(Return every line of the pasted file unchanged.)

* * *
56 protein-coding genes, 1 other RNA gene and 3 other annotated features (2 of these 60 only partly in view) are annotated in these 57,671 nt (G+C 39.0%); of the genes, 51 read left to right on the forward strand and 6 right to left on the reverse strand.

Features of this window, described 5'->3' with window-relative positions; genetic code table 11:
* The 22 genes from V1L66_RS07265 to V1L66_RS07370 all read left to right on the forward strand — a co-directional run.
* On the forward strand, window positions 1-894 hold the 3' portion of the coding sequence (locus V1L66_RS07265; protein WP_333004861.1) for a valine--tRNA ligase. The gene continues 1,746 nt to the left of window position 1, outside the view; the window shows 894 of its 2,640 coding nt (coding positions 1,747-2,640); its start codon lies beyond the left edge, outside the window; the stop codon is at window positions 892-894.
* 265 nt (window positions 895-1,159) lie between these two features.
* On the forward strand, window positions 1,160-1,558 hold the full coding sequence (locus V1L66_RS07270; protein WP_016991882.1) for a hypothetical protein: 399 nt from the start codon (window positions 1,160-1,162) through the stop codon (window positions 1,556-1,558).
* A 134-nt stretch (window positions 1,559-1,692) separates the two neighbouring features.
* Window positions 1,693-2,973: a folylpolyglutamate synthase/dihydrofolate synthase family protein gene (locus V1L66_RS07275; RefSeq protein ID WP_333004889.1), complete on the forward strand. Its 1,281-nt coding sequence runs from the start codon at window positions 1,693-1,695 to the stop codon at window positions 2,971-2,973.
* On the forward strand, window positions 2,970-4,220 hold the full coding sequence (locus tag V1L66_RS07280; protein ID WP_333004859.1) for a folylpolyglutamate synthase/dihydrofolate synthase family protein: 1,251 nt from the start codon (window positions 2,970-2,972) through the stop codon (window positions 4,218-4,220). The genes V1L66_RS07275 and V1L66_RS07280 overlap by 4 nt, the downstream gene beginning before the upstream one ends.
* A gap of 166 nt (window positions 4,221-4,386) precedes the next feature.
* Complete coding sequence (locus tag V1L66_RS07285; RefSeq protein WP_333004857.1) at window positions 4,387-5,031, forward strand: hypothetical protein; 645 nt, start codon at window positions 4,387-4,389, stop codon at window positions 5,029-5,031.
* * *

56 protein-coding genes, 1 other RNA gene and 3 other annotated features (2 of these 60 only partly in view) are annotated in these 57,671 nt (G+C 39.0%); of the genes, 51 read left to right on the forward strand and 6 right to left on the reverse strand.

Features of this window, described 5'->3' with window-relative positions; genetic code table 11:
* The 22 genes from V1L66_RS07265 to V1L66_RS07370 all read left to right on the forward strand — a co-directional run.
* On the forward strand, window positions 1-894 hold the 3' portion of the coding sequence (locus V1L66_RS07265; protein WP_333004861.1) for a valine--tRNA ligase. The gene continues 1,746 nt to the left of window position 1, outside the view; the window shows 894 of its 2,640 coding nt (coding positions 1,747-2,640); its start codon lies beyond the left edge, outside the window; the stop codon is at window positions 892-894.
* 265 nt (window positions 895-1,159) lie between these two features.
* On the forward strand, window positions 1,160-1,558 hold the full coding sequence (locus V1L66_RS07270; protein WP_016991882.1) for a hypothetical protein: 399 nt from the start codon (window positions 1,160-1,162) through the stop codon (window positions 1,556-1,558).
* A 134-nt stretch (window positions 1,559-1,692) separates the two neighbouring features.
* Window positions 1,693-2,973: a folylpolyglutamate synthase/dihydrofolate synthase family protein gene (locus V1L66_RS07275; RefSeq protein ID WP_333004889.1), complete on the forward strand. Its 1,281-nt coding sequence runs from the start codon at window positions 1,693-1,695 to the stop codon at window positions 2,971-2,973.
* On the forward strand, window positions 2,970-4,220 hold the full coding sequence (locus tag V1L66_RS07280; protein ID WP_333004859.1) for a folylpolyglutamate synthase/dihydrofolate synthase family protein: 1,251 nt from the start codon (window positions 2,970-2,972) through the stop codon (window positions 4,218-4,220). The genes V1L66_RS07275 and V1L66_RS07280 overlap by 4 nt, the downstream gene beginning before the upstream one ends.
* A gap of 166 nt (window positions 4,221-4,386) precedes the next feature.
* Complete coding sequence (locus tag V1L66_RS07285; RefSeq protein WP_333004857.1) at window positions 4,387-5,031, forward strand: hypothetical protein; 645 nt, start codon at window positions 4,387-4,389, stop codon at window positions 5,029-5,031.